FAQs with Examples of the No Surprise Act Protections
Q1. Deion fell off a ladder, hitting his head and breaking his arm. He was taken to the nearest emergency room. He needed imaging and radiology services as well as surgery. Now bills are starting to come in. What is he responsible for paying? How can he get help if he's receiving bills that don't match the explanation of benefits (EOB) from his health insurance plan?
A1. For emergency care, Deion is only responsible for paying his in-network deductible, copayments, and coinsurance, even if he received services from health care providers that were not in his plan network or at a facility that was also out of network. If the bills don’t match his EOB, Deion can call his health plan first. If he is not satisfied with their response, he can contact the IDOI.
Deion should be aware that any out-of-network health care providers at the facility may ask him to consent to continuing care and to agree to pay higher amounts, but only once he is able to understand the information. Deion can decide if he wants to continue with the out-of-network provider, or switch to a provider who participates in his health plan’s network. If he stays with the out-of-network provider and consents to out-of-network billing, he will be responsible for any out-of-network deductible, copayments, or coinsurance, and for the amount the provider charges over what the insurance company pays, called the balance bill.
Q2. Bill had chest pains and went to his local hospital's emergency room. The doctors there said he had to be transported to a hospital in a major city for full treatment and he had to go by air ambulance to make it in time. Bill was flown to the larger hospital and is now doing well. Bill's wife, Nancy, has heard scary stories about air ambulance costs and is starting to worry. Are there any protections for someone who is transported by air ambulance in an emergency?
A2. If the air ambulance company has an in-network contract with Bill’s health insurance plan, then Bill will only have to pay the in-network deductible, coinsurance, or copayment. The air ambulance company will accept their contracted amount as payment in full.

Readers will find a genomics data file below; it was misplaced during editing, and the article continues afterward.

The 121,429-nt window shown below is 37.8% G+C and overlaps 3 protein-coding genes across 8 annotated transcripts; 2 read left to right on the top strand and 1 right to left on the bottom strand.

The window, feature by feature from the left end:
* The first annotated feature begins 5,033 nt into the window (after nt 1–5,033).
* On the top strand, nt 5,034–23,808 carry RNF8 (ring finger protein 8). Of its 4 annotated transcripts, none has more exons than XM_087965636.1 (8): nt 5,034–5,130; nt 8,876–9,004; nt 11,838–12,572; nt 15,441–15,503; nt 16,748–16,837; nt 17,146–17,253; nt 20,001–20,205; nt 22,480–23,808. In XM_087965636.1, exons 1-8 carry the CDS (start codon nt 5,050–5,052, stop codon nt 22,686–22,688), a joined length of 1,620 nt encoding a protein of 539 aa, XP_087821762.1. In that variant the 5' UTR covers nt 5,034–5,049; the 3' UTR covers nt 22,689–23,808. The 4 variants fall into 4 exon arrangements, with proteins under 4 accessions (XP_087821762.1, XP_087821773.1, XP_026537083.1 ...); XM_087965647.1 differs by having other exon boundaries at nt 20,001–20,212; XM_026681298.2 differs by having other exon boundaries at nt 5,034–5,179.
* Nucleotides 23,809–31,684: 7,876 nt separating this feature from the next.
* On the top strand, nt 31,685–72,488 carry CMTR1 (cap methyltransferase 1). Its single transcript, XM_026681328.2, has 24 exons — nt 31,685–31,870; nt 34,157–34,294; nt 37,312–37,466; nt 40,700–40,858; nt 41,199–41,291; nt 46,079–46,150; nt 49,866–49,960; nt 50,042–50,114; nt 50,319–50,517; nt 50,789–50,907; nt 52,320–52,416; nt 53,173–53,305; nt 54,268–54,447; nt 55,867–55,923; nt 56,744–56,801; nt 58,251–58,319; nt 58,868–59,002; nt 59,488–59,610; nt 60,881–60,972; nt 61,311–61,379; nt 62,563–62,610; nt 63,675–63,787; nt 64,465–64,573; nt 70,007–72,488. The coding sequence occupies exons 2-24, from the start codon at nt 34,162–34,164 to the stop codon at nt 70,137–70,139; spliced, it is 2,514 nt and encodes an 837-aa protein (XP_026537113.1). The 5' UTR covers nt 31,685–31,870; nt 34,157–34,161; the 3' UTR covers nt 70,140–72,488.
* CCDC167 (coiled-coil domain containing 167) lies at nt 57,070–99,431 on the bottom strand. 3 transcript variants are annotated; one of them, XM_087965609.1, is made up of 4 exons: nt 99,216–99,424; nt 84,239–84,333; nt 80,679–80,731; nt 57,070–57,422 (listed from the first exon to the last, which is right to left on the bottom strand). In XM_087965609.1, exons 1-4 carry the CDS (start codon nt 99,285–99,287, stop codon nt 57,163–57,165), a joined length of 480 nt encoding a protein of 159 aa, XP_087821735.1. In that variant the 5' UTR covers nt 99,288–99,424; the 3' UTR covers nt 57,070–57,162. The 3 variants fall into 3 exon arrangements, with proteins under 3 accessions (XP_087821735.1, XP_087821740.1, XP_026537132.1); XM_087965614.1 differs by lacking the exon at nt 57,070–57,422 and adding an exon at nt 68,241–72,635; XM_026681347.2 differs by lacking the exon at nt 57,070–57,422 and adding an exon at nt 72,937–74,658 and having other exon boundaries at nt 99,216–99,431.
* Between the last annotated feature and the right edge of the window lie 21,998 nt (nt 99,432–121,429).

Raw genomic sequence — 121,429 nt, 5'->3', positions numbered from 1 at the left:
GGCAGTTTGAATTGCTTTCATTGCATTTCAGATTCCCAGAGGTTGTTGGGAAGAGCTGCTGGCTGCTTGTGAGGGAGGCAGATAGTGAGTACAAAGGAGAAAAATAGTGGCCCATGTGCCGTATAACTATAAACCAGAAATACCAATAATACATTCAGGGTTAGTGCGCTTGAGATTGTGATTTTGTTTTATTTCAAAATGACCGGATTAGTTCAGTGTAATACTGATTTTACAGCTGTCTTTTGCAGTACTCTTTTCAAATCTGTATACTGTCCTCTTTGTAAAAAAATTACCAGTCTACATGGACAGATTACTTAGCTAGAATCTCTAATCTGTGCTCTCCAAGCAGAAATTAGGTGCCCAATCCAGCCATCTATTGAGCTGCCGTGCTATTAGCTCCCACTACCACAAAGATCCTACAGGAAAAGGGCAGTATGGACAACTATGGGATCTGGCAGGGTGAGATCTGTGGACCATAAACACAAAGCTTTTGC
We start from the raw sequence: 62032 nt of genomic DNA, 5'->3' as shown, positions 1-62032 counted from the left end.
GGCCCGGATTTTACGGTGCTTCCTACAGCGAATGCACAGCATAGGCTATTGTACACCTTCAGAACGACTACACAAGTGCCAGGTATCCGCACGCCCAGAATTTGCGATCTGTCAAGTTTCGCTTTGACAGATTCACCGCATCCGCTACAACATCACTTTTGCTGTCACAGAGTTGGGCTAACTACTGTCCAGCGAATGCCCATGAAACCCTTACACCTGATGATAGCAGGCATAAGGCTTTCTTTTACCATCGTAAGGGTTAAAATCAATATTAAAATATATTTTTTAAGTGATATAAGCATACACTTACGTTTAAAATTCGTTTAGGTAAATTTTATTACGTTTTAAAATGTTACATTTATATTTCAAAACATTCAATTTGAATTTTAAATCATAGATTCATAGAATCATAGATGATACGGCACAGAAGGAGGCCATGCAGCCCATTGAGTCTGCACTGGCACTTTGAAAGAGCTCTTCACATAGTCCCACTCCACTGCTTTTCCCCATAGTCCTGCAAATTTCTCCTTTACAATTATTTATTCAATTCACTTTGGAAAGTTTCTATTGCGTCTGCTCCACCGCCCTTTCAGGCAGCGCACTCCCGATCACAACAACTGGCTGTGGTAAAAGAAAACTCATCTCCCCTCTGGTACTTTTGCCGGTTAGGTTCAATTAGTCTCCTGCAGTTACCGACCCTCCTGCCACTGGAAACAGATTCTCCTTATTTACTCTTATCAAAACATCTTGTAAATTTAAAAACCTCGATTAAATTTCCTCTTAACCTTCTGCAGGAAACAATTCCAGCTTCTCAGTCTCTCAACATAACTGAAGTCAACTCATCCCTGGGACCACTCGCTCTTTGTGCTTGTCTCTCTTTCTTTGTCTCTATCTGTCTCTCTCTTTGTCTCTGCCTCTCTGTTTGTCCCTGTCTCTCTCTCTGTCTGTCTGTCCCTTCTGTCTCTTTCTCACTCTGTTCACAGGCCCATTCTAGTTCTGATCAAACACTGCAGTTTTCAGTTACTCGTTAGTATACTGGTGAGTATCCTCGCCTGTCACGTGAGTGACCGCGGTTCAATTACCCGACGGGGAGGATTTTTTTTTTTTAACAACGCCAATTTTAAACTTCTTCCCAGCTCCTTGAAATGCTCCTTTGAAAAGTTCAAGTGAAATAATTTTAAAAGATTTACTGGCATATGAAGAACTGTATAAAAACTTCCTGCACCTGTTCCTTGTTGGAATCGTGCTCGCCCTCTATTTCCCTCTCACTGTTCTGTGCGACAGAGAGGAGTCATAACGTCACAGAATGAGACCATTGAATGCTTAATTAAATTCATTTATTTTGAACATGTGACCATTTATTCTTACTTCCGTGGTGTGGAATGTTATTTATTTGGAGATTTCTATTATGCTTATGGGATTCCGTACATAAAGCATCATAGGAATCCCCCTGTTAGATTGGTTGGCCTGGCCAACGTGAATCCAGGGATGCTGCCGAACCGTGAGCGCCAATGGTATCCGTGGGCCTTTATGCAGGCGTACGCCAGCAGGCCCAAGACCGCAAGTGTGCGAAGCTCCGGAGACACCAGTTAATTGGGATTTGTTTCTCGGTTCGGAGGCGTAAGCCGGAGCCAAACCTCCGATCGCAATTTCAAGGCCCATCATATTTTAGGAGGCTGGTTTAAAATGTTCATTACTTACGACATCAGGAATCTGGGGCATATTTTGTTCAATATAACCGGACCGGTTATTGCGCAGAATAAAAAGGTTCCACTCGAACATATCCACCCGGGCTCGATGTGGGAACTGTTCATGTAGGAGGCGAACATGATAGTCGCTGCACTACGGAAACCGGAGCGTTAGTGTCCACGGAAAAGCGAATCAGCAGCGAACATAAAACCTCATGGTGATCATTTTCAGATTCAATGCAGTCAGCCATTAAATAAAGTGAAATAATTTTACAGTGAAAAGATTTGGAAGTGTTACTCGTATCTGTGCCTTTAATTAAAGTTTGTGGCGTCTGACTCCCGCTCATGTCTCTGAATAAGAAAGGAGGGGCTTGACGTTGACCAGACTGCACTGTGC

For health plans staring in 2022, the new federal law protects patients even when they are transported by an air ambulance company that does not have an in-network contract with their health insurance plan. Bill will only have to pay the deductible, copayment, or coinsurance that he would have to pay if the air ambulance were in-network. Federal law will help the air ambulance company and the health insurance company determine how to pay the rest of the bill.
Q3. Elena is scheduled for a biopsy. Her hospital and surgeon are in-network with her health plan, however the hospital uses anesthesiologists and pathologists that are not in-network. Does this mean everything will be covered as in-network, or could she have some unexpected charges?
A3. Surgery for a biopsy can involve health care providers that you don’t get to choose, such as an anesthesiologist and a pathologist. Starting in 2022, when Elena chooses an in-network facility and surgeon for her procedure, her out-of-pocket costs will be at the in-network rate, including the costs for any out-of-network providers she didn’t choose that participate in her care.
Q4. Hannah's family is covered under her employer health plan. Hannah's employer changed insurance companies. Hannah and her husband's doctors are in-network with the new company, but their pediatrician is not. How can they find an in-network pediatrician? Can they rely on the online provider directory for accurate information?
A4. Hannah can review her new health plan’s online provider directory or call the insurance company to get information. An insurance company may have different networks for different health plans. It is important to look at the directory for your specific health plan. Most people rely on their health plan to give them accurate information about in-network health care providers.
Starting in 2022, health care providers must regularly update their information with insurance companies. In turn, insurance companies must verify the information in their provider directories is complete.
If Hannah calls the insurance company to ask for a list of in-network pediatricians, the insurance company has one business day to give her a list. If Hannah relies on inaccurate information from the insurance company that a provider is in-network, then Hannah will be responsible only for the in-network deductible, copayment, or coinsurance.